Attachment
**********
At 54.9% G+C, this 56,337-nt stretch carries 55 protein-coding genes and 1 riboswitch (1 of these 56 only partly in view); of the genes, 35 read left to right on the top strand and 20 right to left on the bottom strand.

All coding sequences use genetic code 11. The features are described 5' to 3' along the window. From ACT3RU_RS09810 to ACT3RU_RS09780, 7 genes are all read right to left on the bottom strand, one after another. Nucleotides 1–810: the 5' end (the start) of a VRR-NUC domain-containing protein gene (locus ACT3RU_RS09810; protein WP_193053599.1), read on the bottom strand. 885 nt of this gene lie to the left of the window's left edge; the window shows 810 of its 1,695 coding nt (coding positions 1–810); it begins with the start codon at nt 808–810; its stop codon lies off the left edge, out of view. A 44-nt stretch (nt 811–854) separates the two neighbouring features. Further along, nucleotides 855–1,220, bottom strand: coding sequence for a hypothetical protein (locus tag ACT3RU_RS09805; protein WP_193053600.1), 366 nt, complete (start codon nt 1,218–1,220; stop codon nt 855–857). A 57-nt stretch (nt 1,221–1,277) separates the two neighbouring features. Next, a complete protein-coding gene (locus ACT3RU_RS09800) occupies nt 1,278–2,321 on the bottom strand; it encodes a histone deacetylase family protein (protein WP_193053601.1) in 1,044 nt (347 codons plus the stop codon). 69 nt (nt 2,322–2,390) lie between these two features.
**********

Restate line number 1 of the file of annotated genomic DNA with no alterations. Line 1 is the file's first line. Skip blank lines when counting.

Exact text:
At 54.9% G+C, this 56,337-nt stretch carries 55 protein-coding genes and 1 riboswitch (1 of these 56 only partly in view); of the genes, 35 read left to right on the top strand and 20 right to left on the bottom strand.